By now, most hunters who wanted to tag a deer this year have succeeded or surrendered for the season. Kentucky’s deer season opened in September for archers. Crossbow shooters, blackpowder hunters and youngsters were afforded special deer days afield in October. The November modern gun deer hunt was open to everyone (firearm, muzzleloader, archers and crossbow hunters). There’s a second, 10-day blackpowder deer season in December; crossbows are allowed through Dec. 31; and archery extends through mid-January. There is still time for a late-season whitetail, but most deer hunters are done.
The resurgence of whitetail deer is one of wildlife management’s major success stories, and nowhere more so than in Kentucky. A century ago, whitetail deer likely would have been placed on the endangered species list, had one existed at that time. Unregulated hunting always receives—and deserves—a share of the blame when wildlife folks recall game numbers hitting historic lows. But habitat loss is the main culprit. Give animals proper cover and food, and more often than not, they not only survive, but prosper. Today, Kentucky has become a deer destination state, thanks to the high quality of the state’s herd, which includes more than 1 million animals. Hunting, by the way, is the management tool that keeps whitetail numbers in check.
Deer hunting maybe winding down, but duck hunters are just getting started.
Waterfowlers like me wait all year for December and January. We welcome plummeting temperatures, and embrace ice and snow. A cold rain is welcome. Sleet is our friend. These are things only duck hunters understand.
Duck season, as well as goose season, opens Thanksgiving weekend, but ducks and geese and their kin traverse the continent on their own schedule, departing from and returning to wild places most of us will never see.
In many ways, ducks and geese are the wildest of wild critters, arriving without warning and departing without notice. They are driven south by necessity, pushed by varying factors, primarily the weather, along with their search for food and their need for open water. Kentucky typically offers plenty of all three, although changes in land management and the expansion of refuge properties flanking the upper Mississippi River seem to keep more geese north of the Ohio River than in years past.
There are moments in a waterfowl blind that border on magical. Few outdoor experiences equal mallards dropping into flooded timber at first light. Or a Canada goose—a critter the size of a small dog—cupping its wings and floating feather-like toward a frost-covered field.
Waterfowl conservation has its own ups and downs, but numbers for the past 70 years have generally been on the upswing. For an interesting take on how duck numbers have rebounded go to aba.org/birding/v37n2p186.pdf.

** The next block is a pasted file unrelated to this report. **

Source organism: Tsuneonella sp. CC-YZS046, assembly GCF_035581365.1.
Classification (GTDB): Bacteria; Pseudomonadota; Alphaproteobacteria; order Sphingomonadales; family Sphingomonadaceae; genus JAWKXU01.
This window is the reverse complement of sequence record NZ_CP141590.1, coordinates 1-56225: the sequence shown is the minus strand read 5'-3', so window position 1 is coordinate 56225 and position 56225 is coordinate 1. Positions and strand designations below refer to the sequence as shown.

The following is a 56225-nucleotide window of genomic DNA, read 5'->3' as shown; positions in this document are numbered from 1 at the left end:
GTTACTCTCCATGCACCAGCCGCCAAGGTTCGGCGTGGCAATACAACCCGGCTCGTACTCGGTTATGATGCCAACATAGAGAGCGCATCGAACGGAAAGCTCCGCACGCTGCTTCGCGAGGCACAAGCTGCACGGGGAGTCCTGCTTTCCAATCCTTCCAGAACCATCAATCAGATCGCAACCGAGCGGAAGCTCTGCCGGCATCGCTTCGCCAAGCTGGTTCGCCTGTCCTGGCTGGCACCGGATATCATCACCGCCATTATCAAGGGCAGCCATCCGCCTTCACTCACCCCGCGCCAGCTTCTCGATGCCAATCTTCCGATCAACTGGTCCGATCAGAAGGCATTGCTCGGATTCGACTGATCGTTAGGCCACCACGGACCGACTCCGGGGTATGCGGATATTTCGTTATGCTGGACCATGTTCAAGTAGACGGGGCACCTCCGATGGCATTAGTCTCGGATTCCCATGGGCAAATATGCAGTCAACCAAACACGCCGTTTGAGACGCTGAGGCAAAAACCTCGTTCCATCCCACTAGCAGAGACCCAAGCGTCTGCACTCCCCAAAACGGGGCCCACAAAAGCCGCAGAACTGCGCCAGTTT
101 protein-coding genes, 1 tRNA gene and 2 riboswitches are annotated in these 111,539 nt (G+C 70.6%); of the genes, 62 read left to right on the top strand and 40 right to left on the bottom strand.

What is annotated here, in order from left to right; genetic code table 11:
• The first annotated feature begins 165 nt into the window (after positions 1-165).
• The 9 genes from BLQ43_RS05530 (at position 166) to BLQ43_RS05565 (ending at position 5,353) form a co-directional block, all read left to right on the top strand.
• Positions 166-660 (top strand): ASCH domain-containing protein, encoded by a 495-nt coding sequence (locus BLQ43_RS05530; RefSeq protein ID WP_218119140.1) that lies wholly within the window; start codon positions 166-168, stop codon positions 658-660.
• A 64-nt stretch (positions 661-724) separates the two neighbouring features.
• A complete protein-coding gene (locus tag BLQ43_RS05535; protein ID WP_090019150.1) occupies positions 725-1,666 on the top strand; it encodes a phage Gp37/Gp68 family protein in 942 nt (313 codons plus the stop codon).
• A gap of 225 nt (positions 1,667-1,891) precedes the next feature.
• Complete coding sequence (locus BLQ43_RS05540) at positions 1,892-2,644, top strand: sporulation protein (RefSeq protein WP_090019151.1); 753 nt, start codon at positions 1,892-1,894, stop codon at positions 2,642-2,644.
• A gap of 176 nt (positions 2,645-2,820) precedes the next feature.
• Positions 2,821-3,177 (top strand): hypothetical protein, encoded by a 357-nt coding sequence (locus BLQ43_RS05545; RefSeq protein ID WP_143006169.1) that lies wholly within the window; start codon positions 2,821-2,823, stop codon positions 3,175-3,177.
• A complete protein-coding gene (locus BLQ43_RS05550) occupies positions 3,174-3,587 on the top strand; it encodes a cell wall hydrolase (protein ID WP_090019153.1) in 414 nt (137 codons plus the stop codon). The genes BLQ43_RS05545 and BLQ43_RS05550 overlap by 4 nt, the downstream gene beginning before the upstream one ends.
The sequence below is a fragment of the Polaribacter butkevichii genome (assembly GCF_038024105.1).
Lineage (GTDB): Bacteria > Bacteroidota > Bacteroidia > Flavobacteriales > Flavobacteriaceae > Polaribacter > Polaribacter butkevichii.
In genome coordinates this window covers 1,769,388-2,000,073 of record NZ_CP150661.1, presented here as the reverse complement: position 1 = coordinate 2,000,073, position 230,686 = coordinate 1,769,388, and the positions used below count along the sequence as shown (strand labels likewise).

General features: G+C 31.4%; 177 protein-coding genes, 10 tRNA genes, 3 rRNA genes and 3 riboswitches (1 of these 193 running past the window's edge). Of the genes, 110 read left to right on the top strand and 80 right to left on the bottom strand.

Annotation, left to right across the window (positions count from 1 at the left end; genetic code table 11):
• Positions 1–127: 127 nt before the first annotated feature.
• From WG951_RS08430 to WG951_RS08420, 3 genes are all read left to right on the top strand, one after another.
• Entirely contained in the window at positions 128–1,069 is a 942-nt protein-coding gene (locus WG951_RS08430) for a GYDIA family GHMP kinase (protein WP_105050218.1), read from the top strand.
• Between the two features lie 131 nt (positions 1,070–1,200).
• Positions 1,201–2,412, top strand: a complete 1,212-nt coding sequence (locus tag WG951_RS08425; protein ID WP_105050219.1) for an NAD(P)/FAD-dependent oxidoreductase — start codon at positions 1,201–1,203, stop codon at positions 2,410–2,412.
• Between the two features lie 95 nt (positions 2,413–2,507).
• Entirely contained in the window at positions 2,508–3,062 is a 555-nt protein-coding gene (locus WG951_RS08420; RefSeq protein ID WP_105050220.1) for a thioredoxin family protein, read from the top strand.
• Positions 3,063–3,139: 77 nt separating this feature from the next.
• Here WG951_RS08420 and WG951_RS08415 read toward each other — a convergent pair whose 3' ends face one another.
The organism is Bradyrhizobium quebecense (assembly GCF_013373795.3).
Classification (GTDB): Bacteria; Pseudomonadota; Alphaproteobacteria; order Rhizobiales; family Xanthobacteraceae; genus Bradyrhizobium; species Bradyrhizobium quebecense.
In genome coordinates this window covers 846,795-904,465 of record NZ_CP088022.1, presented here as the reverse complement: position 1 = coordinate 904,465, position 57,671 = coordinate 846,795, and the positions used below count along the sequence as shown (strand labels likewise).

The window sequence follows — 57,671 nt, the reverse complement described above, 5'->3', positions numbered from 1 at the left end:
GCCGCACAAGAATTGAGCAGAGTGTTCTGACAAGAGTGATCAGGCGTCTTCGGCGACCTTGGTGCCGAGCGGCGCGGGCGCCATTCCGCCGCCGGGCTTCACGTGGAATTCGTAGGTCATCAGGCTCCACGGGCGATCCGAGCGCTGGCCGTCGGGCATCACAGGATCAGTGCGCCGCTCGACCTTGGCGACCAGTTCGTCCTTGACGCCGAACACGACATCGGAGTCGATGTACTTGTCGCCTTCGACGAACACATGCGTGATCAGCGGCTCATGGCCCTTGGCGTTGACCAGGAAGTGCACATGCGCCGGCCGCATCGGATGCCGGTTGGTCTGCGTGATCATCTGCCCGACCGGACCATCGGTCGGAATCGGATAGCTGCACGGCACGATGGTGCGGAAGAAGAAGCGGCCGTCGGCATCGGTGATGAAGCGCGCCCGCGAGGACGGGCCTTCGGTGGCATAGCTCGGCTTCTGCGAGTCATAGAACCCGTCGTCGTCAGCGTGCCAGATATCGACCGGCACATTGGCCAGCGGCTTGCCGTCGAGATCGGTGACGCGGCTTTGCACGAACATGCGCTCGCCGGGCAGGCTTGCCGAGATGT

The caller was succinct but a little misguided.
“Why would anyone want to hunt a black bear? They’re so cute.”
Most readers might be surprised to learn that Kentucky has a bear season and has had since 2009.
For those unaware of the bruin hunt:
~ It’s short—Dec. 12-14 for firearms.
~ Geographically limited—open only in parts of 16 southeastern Kentucky counties (Bell, Clay, Floyd, Harlan, Knott, Knox, Laurel, Leslie, Letcher, Martin, McCreary, Perry, Pike, Pulaski, Wayne and Whitley).
~ Open only to Kentucky residents.
~ Tightly controlled—The season limit is 10 bruins or five females, whichever comes first. There also was an archery/crossbow bear season that opened in late October that had a 10 total bear/five female limit.
I like bears. They are curious animals, intelligent and resourceful, and when bears are present, it’s a solid indication that the forestlands are healthy and thriving. Black bears were once common across much of Kentucky, and then they vanished when their habitat was stripped, not unlike elk, which have since returned. Now, bears are returning, primarily to the eastern highlands, but eventually will expand to where food and cover can be found.
They are not cute, at least not in the friendly sense. Bears are large, powerful, dangerous and unpredictable animals. They can appear clumsy and slow, almost sloth-like in their movements and seemingly pet-like. They are not. Bear attacks on humans are rare, but across a short distance, a black bear can outrun a horse and can take down a person in less time that it takes to read this sentence. Bears are back. If you are fortunate to see a bear, enjoy it from a distance. If you hunt one, do so wisely. You are not the only omnivore in the woods.
For details on deer, waterfowl and bear seasons go to fw.ky.gov. Information on deer and bear is in the hunting and trapping guide. Waterfowl are in a separate guide. These guides are available at most sporting goods outlets or can be viewed or downloaded from the website.
Readers may contact Gary Garth at firstname.lastname@example.org